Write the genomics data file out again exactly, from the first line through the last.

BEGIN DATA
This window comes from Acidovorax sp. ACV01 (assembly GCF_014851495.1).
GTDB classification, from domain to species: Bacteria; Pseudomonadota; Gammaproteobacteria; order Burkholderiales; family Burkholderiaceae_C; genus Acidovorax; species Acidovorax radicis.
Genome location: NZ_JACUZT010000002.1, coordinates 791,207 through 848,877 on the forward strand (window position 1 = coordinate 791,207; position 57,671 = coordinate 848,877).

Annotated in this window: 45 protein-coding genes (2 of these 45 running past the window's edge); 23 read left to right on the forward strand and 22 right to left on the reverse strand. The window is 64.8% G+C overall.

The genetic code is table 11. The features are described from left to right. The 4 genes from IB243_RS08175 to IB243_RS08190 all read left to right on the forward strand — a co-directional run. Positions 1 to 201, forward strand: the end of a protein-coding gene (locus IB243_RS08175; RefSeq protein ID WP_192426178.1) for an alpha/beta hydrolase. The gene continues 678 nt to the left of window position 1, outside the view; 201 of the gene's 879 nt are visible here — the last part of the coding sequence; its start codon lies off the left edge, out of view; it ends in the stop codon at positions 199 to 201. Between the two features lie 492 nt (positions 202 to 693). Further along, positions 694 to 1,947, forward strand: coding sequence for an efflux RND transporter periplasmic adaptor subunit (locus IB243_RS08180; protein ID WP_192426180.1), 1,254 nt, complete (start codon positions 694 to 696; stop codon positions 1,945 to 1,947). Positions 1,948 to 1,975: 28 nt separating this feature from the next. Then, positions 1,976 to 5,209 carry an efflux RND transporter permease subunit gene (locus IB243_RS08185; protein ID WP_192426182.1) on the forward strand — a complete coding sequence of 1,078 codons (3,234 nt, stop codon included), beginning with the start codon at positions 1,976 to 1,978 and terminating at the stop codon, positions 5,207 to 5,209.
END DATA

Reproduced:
This window comes from Acidovorax sp. ACV01 (assembly GCF_014851495.1).
GTDB classification, from domain to species: Bacteria; Pseudomonadota; Gammaproteobacteria; order Burkholderiales; family Burkholderiaceae_C; genus Acidovorax; species Acidovorax radicis.
Genome location: NZ_JACUZT010000002.1, coordinates 791,207 through 848,877 on the forward strand (window position 1 = coordinate 791,207; position 57,671 = coordinate 848,877).

Annotated in this window: 45 protein-coding genes (2 of these 45 running past the window's edge); 23 read left to right on the forward strand and 22 right to left on the reverse strand. The window is 64.8% G+C overall.

The genetic code is table 11. The features are described from left to right. The 4 genes from IB243_RS08175 to IB243_RS08190 all read left to right on the forward strand — a co-directional run. Positions 1 to 201, forward strand: the end of a protein-coding gene (locus IB243_RS08175; RefSeq protein ID WP_192426178.1) for an alpha/beta hydrolase. The gene continues 678 nt to the left of window position 1, outside the view; 201 of the gene's 879 nt are visible here — the last part of the coding sequence; its start codon lies off the left edge, out of view; it ends in the stop codon at positions 199 to 201. Between the two features lie 492 nt (positions 202 to 693). Further along, positions 694 to 1,947, forward strand: coding sequence for an efflux RND transporter periplasmic adaptor subunit (locus IB243_RS08180; protein ID WP_192426180.1), 1,254 nt, complete (start codon positions 694 to 696; stop codon positions 1,945 to 1,947). Positions 1,948 to 1,975: 28 nt separating this feature from the next. Then, positions 1,976 to 5,209 carry an efflux RND transporter permease subunit gene (locus IB243_RS08185; protein ID WP_192426182.1) on the forward strand — a complete coding sequence of 1,078 codons (3,234 nt, stop codon included), beginning with the start codon at positions 1,976 to 1,978 and terminating at the stop codon, positions 5,207 to 5,209.